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India shrugs off Chinese influence in Sri Lanka

[AFP, Saturday, 27 November 2010 20:20 No Comment]

Indian Foreign Minister Somanahalli Mallaiah Krishna India has no worries about rival China’s expanding ties with Sri Lanka, India’s foreign minister said on Friday, a week after Colombo unveiled a 1.5-billion-dollar Chinese-funded port.

S.M. Krishna, who met Sri Lankan President Mahinda Rajapakse earlier in the day, said Colombo’s ties with Beijing and other capitals would not impact "historic relations" between the two South Asian neighbours.

Asked if New Delhi was concerned about increased Chinese interest in its southern neighbour, Krishna told reporters it was up to Sri Lanka to decide on its external relations.

"The relationship between India and Sri Lanka need not be at the cost of other countries. Sri Lanka’s relationships with other countries depends upon Sri Lanka itself and we respect that," he said.

"Our ultimate objective is to see a prosperous, stable Sri Lanka at peace with itself," said Krishna, who was on a four-day official visit to Sri Lanka.

The Indian minister’s comments came just over a week after a 1.5-billion-dollar Chinese-funded port was commissioned in the Sri Lankan town of Hambantota.

Analysts have said New Delhi is concerned that Hambantota is part of a Chinese policy to throw a geographical circle of influence around India.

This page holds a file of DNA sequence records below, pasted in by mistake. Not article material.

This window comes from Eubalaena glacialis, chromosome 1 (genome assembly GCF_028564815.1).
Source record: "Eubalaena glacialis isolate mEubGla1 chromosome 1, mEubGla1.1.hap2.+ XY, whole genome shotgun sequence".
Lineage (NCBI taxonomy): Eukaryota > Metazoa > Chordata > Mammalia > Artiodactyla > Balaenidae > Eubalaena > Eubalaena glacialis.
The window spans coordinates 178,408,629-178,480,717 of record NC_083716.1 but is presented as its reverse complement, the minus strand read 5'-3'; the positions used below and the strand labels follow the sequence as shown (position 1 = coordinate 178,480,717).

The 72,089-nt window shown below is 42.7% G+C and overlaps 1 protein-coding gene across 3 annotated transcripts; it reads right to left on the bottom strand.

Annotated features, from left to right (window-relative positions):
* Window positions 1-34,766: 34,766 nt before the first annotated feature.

India said earlier in the year that China was displaying "more than normal interest" in the Indian Ocean region.

China is also developing port facilities in Bangladesh, Myanmar and Pakistan, and has plans for rail projects in Nepal and Sri Lanka.

Krishna also urged Sri Lanka to share power with minority Tamils as the island emerges from decades of ethnic bloodshed following the crushing of Tamil separatist rebels last year.

Krishna said Colombo had a "historic opportunity" to address the underlying political causes of the Tamil separatist campaign in the Sinhalese-majority nation.

"The cessation of hostilities in May last year provides a historic opportunity to address all outstanding issues of resettlement and a political settlement in a spirit of mutual accommodation," he said.

New Delhi has been urging Sri Lanka to share political power with Tamils who share close cultural and religious links with the 62 million Tamils in the south Indian state of Tamil Nadu.

Krishna arrived in Sri Lanka late Thursday on a mission to deepen ties with Sri Lanka. He was due to travel to the island’s northern Tamil region of Jaffna on Saturday to open an Indian consulate before returning home Sunday.

[Full Coverage]

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